The mortality rate is not so high, but still worrisome considering the way coronavirus spreads. It is not the elderly and children who are at risk even the young population is also at risk. When you compare the mortality rate of
COVID-19 (about 3% to 4%) with that of MERS (approximately 35%) and SARS (nearly 11%), it appears to be less so far, but more when compared to seasonal flu (about 0.1%).
When you look at the total number of cases reported throughout the world and fatality rate, it seems to be low (total number of deaths appear to be low). However, the risk of death among those who are infected is more. When you compare the total number of deaths caused by influenza during this flu season in the US and the rest of the world with the coronavirus deaths, then deaths caused by flu are higher in numbers.
In this scenario, the risk of severe and complicated infection, life-threatening infection, secondary infection and deaths due to complications depend on the age, overall health and other underlying health conditions including heart disease, lung disease, diabetes, immunodeficiency diseases and cancer. Young adults and children appear to be at low risk compared to the elderly and individuals with underlying health conditions.

Will warm weather stop the outbreak of COVID-19?
There is no confirmed research or reports about the effect of weather or temperature and the spread of coronavirus. Currently, it is not clear or we don’t have any information whether warm weather or when the temperature shoots up – the cases of COVID-19 will decrease. However, flu and cold viruses spread more when the weather is colder – even during warmer months and days, there is still a possibility to become sick with cold and flu – but, right now we cannot
say anything about coronavirus in this regard.

Can I catch the coronavirus by eating food handled or prepared by others?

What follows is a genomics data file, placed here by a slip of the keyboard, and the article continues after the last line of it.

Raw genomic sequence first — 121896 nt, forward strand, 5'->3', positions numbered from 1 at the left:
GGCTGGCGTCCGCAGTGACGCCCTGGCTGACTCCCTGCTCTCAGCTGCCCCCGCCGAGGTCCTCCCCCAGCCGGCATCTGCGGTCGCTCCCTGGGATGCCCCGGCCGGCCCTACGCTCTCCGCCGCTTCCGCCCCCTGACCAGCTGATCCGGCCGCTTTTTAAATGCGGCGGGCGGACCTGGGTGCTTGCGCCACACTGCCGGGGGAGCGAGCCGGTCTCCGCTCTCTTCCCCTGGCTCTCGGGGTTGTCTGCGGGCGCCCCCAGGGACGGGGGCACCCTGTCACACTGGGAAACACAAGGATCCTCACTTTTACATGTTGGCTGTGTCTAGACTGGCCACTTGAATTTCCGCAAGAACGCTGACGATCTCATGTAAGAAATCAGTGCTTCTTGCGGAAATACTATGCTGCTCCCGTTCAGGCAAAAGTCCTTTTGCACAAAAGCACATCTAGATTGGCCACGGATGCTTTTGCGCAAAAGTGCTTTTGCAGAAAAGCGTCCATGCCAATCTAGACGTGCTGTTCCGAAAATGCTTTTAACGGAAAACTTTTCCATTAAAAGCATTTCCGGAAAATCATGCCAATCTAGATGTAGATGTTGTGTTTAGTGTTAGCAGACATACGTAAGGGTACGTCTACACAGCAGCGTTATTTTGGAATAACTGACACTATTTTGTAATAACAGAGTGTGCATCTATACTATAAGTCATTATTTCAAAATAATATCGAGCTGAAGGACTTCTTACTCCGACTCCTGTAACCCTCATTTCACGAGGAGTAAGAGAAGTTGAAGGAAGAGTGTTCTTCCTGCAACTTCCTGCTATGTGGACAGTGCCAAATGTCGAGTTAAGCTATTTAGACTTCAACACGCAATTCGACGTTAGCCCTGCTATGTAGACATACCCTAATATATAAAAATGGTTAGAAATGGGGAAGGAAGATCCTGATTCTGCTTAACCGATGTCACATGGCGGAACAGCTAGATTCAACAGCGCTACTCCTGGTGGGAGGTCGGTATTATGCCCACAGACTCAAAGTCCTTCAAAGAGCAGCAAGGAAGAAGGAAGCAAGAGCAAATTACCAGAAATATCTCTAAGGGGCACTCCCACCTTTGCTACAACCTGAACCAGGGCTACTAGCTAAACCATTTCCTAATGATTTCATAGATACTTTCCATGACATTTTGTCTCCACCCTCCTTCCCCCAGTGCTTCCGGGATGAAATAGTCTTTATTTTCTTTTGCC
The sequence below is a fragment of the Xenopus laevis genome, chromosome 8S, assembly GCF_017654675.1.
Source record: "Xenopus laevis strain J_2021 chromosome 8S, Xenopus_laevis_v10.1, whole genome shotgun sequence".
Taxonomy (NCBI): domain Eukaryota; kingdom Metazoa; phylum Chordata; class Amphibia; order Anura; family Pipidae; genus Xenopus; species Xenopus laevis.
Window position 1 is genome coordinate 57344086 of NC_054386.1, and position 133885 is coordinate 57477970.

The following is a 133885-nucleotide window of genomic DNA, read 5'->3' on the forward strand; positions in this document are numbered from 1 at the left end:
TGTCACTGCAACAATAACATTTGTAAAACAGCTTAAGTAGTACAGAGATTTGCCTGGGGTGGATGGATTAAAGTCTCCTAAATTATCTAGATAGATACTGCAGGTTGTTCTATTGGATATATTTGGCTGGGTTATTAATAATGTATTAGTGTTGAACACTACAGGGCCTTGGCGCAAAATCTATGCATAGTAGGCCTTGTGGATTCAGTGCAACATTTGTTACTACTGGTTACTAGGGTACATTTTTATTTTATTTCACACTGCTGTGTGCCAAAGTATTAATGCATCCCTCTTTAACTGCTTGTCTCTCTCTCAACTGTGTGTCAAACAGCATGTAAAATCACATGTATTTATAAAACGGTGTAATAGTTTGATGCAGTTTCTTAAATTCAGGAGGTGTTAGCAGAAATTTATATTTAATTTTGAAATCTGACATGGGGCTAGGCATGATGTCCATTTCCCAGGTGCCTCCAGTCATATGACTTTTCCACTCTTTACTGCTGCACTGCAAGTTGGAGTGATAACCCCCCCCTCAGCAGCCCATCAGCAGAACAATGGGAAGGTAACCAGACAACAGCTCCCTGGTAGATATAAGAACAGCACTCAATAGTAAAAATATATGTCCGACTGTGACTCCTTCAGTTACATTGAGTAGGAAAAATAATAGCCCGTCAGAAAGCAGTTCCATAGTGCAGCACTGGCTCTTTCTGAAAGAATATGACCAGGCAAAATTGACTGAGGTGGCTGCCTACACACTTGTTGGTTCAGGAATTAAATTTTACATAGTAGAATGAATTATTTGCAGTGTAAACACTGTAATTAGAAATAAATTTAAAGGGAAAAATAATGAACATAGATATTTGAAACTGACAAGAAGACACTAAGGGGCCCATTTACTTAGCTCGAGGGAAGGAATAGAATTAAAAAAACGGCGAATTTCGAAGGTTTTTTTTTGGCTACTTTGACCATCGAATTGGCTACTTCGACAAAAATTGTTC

The information about novel coronavirus is evolving day by day as the disease is spreading. Healthcare professional and researchers are still learning about the modes of transmission of coronaviruses. The likelihood of virus spreading through foodstuff handled and prepared by infected persons is there provided the food prepared and served is raw like salads and dressings. Coronavirus causes severe respiratory tract infection as it is known to spread through airborne droplets (upper respiratory secretions) when someone with the infection coughs and sneezes. Therefore, the infection could possibly spread through food handled by an infected person who has not washed their hands.

COVID-19 virus has also been detected in faeces of infected persons; hence, the possibility of the virus being spread through food cannot be ruled out at this moment. Cooked and hot food kills the virus, but the risk of infection increased by eating raw foods, uncooked foods – such as sandwiches and salads.

Is the loss of smell a symptom of Coronavirus Disease? What should you do if you experience this symptom?
CoVid-19 is caused by a coronavirus. It is a well-known fact that viral infections cause loss of sense of smell. It is, in fact, one of the leading causes of loss of smell. Anosmia (loss of smell) could, therefore, be a symptom caused by coronavirus disease as evidence is suggesting this symptom. If people infected with COVID do not have other symptoms, loss of smell could help physicians identify such people. Asymptomatic individuals could potentially infect others unknowingly.

What is the opinion of ENT specialist in this regard?
When you see the reports released from Germany and South Korea, you would be surprised to know that out of three confirmed cases of coronavirus disease two had a loss of sense of smell – and, in South Korea, those who tested positive for COVID-19 with other mild symptoms of coronavirus disease, nearly about 30% people had a loss of smell.

Can this finding be used to screen people for COVID-19?
Based on these findings, loss of sense of smell (anosmia), has been recommended to be included in the list of symptoms associated with COVID-19 by the American Academy of Otolaryngology-Head and Neck Surgery. In addition to the identified symptoms, this symptom too can be used to screen people for COVID-19.

Can loss of smell alone be used as a symptom to screen people for COVID-19?
No, this symptom alone cannot be used to screen people for COVID-19. Therefore, loss of smell doesn’t mean that one has COVID-19. The symptom can also be due to allergies, common cold and infections caused by other
viruses including rhinoviruses.

At present, there are no definitive answers for the loss of smell associated with COVID-19. The studies related to anosmia are going on to know more about the anosmia in people infected with coronavirus disease and to get more clear answers in this regard. Still, more definitive questions pertaining to loss of smell caused by COVID-19 need to be answered including how it is different from the one caused by allergies, other viruses and other causes.